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For The Love of The Game

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Natasha Worley
The Nashville News

NASHVILLE – Nashville High School graduate Alan Copeland formed a love for America’s pastime, first by watching games on television as a child with his family, and then playing the sport himself starting at the age of four.
His early interests in being outside, being active, and being part of a team have led to his 19-year-long legacy of playing baseball for the Nashville Scrappers and the Harding University Bisons.
Copeland, Infielder/Pitcher for the Harding Bisons of Searcy, graduated from Nashville High School in 2011. He is a senior Finance major at Harding this year. After graduation, he will be interning with White and McGowan, a financial planning and consultant firm in Little Rock. In his spare time, he enjoys golfing, fishing, and hunting in the fall.
When asked about what influenced him to choose Harding, he stated that he never intended to choose Harding at all.
“I had always said that I didn’t want to go there. I had a couple of places I could have gone to play, but I hadn’t made up my mind yet. On our way to the State Baseball Tournament my senior year of high school, we stopped to practice at Harding’s field. The coaching staff was there, and they watched the practice. Afterwards, the hitting coach gave me his card and told me to call him after our tournament. I did, I went for a visit, they offered, and I signed with them a few weeks later.”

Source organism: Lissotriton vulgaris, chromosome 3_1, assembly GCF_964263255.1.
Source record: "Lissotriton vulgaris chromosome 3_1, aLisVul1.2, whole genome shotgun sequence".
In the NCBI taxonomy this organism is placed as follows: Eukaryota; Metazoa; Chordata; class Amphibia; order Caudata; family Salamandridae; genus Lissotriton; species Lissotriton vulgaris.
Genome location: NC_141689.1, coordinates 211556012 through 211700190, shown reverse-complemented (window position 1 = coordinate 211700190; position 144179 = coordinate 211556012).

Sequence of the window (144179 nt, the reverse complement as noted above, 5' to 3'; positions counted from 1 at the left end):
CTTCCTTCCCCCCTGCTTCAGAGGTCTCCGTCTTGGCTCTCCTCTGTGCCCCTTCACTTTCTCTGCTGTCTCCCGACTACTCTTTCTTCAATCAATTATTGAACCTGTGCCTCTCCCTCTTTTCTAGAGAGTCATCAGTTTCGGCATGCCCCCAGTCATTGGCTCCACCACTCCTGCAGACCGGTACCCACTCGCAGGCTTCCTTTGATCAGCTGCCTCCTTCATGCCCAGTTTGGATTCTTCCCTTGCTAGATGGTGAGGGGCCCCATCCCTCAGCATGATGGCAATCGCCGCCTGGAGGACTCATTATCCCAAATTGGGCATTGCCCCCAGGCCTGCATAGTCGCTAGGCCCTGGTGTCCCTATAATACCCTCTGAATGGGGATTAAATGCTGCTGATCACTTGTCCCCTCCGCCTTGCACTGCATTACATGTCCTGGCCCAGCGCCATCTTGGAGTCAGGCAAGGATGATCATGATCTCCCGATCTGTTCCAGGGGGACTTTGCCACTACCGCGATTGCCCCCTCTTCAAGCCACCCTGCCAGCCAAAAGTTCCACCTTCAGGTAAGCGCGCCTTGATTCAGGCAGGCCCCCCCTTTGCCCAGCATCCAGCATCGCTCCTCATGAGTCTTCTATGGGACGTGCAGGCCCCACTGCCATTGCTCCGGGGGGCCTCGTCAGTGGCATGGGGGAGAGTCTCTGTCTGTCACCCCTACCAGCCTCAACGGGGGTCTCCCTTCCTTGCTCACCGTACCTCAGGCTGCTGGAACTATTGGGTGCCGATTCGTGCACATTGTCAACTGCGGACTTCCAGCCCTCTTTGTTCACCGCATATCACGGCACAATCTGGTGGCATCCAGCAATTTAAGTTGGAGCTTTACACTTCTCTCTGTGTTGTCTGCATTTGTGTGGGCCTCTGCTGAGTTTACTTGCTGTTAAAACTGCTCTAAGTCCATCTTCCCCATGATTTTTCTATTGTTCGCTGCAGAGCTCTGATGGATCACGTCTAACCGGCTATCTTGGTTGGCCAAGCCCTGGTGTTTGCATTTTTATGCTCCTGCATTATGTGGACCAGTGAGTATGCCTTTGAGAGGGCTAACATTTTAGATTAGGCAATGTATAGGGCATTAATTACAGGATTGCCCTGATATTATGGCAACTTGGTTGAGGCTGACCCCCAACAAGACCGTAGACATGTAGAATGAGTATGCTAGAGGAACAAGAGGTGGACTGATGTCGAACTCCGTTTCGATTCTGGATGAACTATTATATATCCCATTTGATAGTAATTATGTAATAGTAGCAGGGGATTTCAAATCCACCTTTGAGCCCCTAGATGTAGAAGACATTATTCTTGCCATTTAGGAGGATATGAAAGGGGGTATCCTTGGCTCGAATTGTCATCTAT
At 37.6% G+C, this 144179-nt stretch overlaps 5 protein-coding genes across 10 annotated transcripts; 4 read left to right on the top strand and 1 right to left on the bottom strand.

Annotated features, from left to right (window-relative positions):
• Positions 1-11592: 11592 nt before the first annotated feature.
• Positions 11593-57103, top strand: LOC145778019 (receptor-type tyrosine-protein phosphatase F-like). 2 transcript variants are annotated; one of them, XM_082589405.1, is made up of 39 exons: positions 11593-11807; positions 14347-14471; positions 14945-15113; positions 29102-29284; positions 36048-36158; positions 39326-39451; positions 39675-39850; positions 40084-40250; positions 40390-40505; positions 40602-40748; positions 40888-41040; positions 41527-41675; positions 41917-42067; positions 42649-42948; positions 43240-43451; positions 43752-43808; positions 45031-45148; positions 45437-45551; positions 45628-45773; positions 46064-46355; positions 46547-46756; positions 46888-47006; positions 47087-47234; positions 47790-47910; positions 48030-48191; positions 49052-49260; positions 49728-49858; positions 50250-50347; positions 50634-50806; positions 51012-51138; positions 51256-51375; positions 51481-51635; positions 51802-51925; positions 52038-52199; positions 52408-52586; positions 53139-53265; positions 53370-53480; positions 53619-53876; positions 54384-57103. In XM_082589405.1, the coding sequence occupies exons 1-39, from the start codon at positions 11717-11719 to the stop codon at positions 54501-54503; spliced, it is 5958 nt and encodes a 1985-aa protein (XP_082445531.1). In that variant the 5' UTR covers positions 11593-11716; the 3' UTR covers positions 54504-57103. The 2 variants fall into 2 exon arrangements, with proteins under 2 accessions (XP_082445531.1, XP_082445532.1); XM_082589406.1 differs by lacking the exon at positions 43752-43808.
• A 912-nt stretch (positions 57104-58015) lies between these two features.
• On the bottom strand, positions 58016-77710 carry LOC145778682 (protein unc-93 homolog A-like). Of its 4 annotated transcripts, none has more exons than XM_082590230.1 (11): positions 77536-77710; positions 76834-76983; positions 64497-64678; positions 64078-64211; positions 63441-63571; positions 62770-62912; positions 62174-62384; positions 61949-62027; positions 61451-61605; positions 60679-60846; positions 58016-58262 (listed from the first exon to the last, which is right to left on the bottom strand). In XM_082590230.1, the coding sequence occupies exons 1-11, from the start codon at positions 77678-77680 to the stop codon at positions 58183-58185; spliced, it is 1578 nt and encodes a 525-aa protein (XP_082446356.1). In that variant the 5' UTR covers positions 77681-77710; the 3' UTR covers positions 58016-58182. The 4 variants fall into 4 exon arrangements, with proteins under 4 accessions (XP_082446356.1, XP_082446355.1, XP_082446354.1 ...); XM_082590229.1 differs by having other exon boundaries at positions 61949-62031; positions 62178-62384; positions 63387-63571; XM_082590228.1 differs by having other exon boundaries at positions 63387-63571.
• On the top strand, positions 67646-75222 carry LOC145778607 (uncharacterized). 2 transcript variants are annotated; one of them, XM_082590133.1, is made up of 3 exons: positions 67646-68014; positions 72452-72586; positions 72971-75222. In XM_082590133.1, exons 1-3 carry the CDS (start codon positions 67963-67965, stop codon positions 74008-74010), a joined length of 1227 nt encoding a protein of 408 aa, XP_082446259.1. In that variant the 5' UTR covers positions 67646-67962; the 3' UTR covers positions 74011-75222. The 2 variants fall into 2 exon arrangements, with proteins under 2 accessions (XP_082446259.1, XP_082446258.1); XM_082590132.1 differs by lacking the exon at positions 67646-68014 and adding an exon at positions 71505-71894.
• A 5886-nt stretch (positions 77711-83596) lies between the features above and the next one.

Copeland’s favorite part of the game is less about the game itself, but more so those he plays it with.
“I would say my favorite part of the sport would be being able to go out and try to accomplish a goal with a group of guys who you love and have worked extremely hard with and for. Baseball is a tough sport to play, more mentally than physically. But it is a lot easier when you are around a bunch of guys who genuinely care about each other.”
This plays into the highlights of Copeland’s baseball career, of which the upmost, he says, will come in early June in the World Series.
“Honestly, the highlights are the guys that I’ve played with and the coaches that have helped me. The friendships and bonds you form from being around the guys and coaching staff is what I will keep with me forever. I won’t remember the homeruns or walk-off hits, or plays that I’ve made or whatever it may be – I’ll remember the relationships.”
When asked about who has influenced him most, his grandfather, John Ross, tops the list.
“My grandfather has influenced me more than he could imagine or more than I even realize probably. But he’s just always been someone I looked up to. I think he’s been that way for a lot of people, but I am lucky enough to be able to call him my grandfather. I can probably count on two hands the amount of games he has missed in my career. Even when he can’t be there, he and Nana are watching on the computer. He has coached me and just been there to watch, and I wouldn’t trade the memories made that baseball has provided for the world. My father and mother also influenced me, as well as my Nana, along with friends and other family members.”
Alan Copeland is the son of Janet Copeland, teacher at Nashville Elementary School, and Rick Copeland, salesman at York Gary Autoplex. He has one sister, Jana Copeland, who also attends Harding University as a Nursing major.